Russia Is Outmanned and Outgunned


Apr 10, 2014

Joint Multinational Training Command

photo by U.S. Army Europe

This commentary originally appeared in U.S. News & World Report on April 9, 2014.

Russia's occupation of Crimea has created new interest in an issue that was once at the heart of U.S. security policy but has been on hiatus for more than 20 years — the military balance in Europe. The American military presence in Europe has declined precipitously, and its NATO allies universally have slashed the sizes of their defense establishments. This has led to some concerns that the West's ability to deter Russia is weaker, even far weaker, than it was during the Cold War.

The truth is actually quite the opposite: Despite the smaller number of U.S. troops in Europe, the military balance there is far more favorable to NATO today than it was when nearly 10 times as many American soldiers, sailors and airmen were stationed on the continent. The reason for this is simple and obvious: the disastrous — from Moscow’s point of view — revision of the overall European security environment that began in the early 1990s.

With unrest continuing in Ukraine, the West can take some comfort in its modern day military advantage over Russia in Europe. And though numbers alone may not deter Russia from further adventurism, the shift in the balance of forces has been remarkable over the past two decades.

According to the International Institute of Strategic Studies' "Military Balance" publication — a widely-used and well-respected unclassified compendium of information about the world's armed forces — in 1989, just before the collapse of the Warsaw Pact, the Soviet Union deployed a total of 64 divisions in what was then known as its “Western Theater of Military Operations.” These are the Russian forces that would have been hurled at NATO in an attack on Western Europe. They would have been reinforced by another 700,000 troops from the USSR's three frontline Warsaw Pact allies, East Germany, Czechoslovakia, and Poland. In all, more than 100 divisions would have been available for a drive into West Germany and beyond. The six countries committed to defending NATO's front lines — West Germany, the United States, Great Britain, Canada, Belgium and the Netherlands — meanwhile deployed only 21 or so divisions in Germany. While NATO divisions were generally somewhat larger than their Warsaw Pact counterparts and reinforcement would have been forthcoming from the United States, the disparity along the East-West frontier was nonetheless huge.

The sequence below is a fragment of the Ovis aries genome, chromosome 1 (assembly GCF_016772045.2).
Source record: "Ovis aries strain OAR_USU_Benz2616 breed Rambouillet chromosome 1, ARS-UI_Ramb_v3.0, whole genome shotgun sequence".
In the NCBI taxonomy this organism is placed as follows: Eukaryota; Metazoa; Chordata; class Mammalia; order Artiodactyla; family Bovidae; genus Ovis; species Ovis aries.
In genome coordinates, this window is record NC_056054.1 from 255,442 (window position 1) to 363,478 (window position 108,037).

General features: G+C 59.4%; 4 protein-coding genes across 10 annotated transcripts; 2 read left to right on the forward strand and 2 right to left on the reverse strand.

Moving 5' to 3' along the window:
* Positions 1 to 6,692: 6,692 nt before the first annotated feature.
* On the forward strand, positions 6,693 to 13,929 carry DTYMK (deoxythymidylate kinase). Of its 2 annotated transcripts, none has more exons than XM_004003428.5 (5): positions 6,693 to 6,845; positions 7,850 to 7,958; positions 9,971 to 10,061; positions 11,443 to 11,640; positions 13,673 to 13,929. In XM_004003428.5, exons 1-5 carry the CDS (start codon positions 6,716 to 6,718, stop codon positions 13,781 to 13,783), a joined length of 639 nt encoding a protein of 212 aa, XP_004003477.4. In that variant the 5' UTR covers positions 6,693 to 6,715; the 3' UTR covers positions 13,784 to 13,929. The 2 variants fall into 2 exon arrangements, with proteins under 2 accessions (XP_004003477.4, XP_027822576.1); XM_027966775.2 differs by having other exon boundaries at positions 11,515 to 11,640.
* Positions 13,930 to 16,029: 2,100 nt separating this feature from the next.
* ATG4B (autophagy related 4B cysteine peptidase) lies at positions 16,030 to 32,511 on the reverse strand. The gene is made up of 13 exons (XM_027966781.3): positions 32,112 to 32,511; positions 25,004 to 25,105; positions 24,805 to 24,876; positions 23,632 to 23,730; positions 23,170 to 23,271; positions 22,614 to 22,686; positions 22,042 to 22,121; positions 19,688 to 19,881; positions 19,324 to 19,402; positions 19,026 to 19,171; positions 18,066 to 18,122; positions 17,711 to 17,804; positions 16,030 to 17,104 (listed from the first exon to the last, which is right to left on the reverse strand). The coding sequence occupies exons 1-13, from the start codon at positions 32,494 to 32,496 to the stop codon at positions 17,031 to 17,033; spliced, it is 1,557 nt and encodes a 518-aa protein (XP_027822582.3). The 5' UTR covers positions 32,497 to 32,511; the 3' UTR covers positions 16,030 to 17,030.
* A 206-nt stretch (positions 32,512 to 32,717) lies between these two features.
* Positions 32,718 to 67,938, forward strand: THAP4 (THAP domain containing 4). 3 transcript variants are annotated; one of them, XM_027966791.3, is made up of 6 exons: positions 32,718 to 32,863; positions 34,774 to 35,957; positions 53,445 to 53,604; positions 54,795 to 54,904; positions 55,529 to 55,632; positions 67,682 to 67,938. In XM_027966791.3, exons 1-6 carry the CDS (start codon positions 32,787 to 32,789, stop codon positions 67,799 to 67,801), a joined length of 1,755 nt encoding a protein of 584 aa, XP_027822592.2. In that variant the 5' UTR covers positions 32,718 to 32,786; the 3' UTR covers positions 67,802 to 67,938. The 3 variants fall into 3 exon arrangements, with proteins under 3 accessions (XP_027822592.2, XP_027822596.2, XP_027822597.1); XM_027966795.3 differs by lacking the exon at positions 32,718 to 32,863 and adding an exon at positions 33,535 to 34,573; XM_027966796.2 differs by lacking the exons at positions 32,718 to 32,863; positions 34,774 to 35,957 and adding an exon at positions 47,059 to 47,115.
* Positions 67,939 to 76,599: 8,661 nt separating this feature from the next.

Consider the situation today. East Germany no longer exists, while Poland, the Czech Republic, Slovakia and every one of Russia's other erstwhile Warsaw Pact partners are now members of NATO. So are Estonia, Latvia and Lithuania, which in 1989 were parts of the Soviet Union itself. In 1989, the Red Army had almost a half-million troops and 27 maneuver divisions (plus enormous quantities of artillery and other units) on the territory of its three main allies. Today, it has a total of seven divisions in its entire Western Military District, all of which are based on its own territory. Indeed, the entire Russian army today boasts about 25 divisions, fewer than it had forward deployed in its Eastern European allies during the waning days of the Cold War.

Today, Poland, the Czech Republic, Slovakia, and Germany alone field more divisions than Russia has in its Western Military District. These countries are backstopped by the rest of NATO, including, of course, the United States. And this raw count doesn't take into account the general deterioration of Russian forces since 1991, a quarter-century that saw little equipment modernization. By the late 1980s, NATO already enjoyed a significant qualitative advantage over the Warsaw Pact, and that edge has only increased since then.

There are questions about the future of NATO's defense posture. Budget reductions among the European militaries are reducing their ability to conduct high-intensity armored combat. After 13 years of counter-insurgency in Iraq and Afghanistan, the U.S. military must relearn the art of conventional warfare, and spending cuts improvidently executed could hamper America's ability to respond rapidly and effectively to a crisis along the alliance's border with Russia. There are no guarantees in international security. But whatever weaknesses NATO may possess must be assessed in context with the severe limitations of Russian military power.

Yes, the United States has many fewer forces in Europe than it did in 1989. But Russia has none, its allies have all switched sides, and its military is but a shadow of what it was 25 years ago. Russia's seizure of Crimea is deeply problematic; it marks a new low in post-Cold War East-West relations and could erode the stability of the contemporary European order. When he examines the European balance of power, Russian President Vladimir Putin undoubtedly sees that the Russian army is outgunned. This should help deter him from further aggression in the region; whether or not it will is another question.

David A. Shlapak is a senior international policy analyst at the nonprofit, nonpartisan RAND Corporation.

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